This year, Hippocrates will be tried for the murder of the King of Thebes. Hippocrates was called to the bed of the dying king and recognized his illness was fatal. Still, when the king offered him a herd of horses, Hippocrates gave him a potion to quell the king’s fever.
Unfortunately, although the fever subsided, the king developed boils, and Hippocrates again said there was nothing more that could be done. Kings being kings, he demanded Hippocrates continue to treat him — offering gold in exchange for a salve, and vineyards and a villa for a potion. But, alas, despite all the treatments, the king died, and Hippocrates was arrested.
It will be up to those in the audience to decide whether he’s guilty.
Those presenting the case include Fitzgerald, now a partner at the law firm Skadden, Arps, and Dan K. Webb, former U.S. Attorney for the Northern District of Illinois and now co-chairman of Winston-Strawn, a multinational Chicago law firm.
The Honorable Charles P. Kocoras acts as the presiding judge along with Chicago judges William J. Bauer, Sharon Johnson Coleman and Anna H. Demacopoulos.
Calamos says the museum's particular strength and charm is this dual focus both on the ancient Greek philosophers who taught us how to think and how important it is to ask questions, and the Greek immigrants who have — or whose ancestors have — made the long trip to America from their homeland.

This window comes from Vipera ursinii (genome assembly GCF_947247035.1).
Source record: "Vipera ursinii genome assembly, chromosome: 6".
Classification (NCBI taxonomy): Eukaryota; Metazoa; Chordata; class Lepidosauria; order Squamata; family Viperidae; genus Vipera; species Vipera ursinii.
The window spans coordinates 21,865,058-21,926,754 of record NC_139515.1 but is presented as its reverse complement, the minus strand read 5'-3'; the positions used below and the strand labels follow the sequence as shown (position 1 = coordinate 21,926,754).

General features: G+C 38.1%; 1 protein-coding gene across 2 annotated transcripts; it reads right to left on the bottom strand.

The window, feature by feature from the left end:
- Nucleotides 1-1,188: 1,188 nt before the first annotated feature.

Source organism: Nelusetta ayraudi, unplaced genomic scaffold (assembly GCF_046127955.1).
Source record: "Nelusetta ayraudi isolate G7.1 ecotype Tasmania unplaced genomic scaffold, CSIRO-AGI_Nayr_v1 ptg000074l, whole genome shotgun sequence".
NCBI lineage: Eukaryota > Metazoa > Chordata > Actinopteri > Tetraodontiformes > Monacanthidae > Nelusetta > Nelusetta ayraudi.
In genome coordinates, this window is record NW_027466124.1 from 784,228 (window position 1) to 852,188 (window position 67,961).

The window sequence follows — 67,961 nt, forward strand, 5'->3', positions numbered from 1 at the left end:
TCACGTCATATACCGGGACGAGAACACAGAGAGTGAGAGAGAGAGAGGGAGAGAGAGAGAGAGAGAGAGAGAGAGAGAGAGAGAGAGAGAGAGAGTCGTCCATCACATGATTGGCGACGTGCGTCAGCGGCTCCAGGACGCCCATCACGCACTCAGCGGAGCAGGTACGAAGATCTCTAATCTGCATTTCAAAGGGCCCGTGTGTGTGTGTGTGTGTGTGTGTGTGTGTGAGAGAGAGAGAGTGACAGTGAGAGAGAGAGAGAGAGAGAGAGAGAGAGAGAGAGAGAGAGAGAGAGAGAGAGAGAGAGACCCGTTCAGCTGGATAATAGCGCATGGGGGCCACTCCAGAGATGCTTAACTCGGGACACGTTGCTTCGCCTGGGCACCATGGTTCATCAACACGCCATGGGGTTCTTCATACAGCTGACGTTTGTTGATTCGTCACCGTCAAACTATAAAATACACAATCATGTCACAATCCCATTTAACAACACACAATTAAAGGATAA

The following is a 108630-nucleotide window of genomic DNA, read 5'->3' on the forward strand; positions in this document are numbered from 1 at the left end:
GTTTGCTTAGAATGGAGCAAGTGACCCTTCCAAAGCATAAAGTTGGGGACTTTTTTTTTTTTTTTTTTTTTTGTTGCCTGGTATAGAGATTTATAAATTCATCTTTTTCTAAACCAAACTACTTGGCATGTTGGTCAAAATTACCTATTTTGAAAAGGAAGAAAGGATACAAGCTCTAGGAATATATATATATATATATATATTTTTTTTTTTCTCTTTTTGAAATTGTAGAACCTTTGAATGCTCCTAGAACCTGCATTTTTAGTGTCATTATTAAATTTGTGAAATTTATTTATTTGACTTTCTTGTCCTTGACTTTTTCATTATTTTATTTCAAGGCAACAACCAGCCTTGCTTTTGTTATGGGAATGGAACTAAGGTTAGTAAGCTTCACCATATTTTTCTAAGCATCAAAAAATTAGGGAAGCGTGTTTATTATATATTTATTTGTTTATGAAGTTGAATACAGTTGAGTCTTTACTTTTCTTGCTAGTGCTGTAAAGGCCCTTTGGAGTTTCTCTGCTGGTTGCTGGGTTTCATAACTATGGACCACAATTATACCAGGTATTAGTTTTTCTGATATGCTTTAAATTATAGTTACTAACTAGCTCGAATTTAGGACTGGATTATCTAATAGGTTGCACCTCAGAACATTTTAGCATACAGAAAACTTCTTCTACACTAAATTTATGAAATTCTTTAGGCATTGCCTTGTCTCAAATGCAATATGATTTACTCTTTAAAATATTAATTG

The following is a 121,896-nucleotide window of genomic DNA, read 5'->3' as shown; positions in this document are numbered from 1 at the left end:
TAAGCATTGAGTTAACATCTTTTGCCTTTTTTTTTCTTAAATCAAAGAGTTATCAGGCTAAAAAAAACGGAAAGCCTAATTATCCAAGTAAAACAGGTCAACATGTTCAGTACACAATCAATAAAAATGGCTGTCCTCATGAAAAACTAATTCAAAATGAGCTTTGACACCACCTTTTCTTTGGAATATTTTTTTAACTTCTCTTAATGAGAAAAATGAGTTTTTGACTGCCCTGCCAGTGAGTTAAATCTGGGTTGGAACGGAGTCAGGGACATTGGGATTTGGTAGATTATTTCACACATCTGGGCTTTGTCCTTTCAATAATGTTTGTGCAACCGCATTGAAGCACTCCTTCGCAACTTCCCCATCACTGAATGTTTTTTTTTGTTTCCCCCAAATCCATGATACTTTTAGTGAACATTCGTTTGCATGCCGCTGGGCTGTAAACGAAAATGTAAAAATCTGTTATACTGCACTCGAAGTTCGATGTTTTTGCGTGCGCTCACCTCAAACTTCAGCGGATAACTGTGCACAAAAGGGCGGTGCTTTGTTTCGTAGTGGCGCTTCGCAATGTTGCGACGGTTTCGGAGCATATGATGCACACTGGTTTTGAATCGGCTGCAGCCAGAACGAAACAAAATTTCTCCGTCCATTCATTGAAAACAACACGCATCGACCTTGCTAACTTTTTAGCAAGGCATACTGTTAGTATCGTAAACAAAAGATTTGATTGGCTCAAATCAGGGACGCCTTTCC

“People come to us; they say this is my grandmother’s hand-stitched tablecloth that was in her dowry when she came over back in the late 1800s,” Nasir says.
“These are stories we hear and the artifacts that we display. You’re never the same when you leave home on a journey, and we tell about those journeys.”
* This story has been changed.
For more information: nationalhellenicmuseum.org
What: The Trial of Hippocrates
When: 6:30 p.m. Feb. 20
Where: Harris Theater for Music and Dance, 205 E Randolph St., Chicago
Cost: Tickets are $100 per person in advance and can be purchased online at www.harristheaterchicago.org or by calling the Harris Theater for Music and Dance Box Office at (312) 334.7777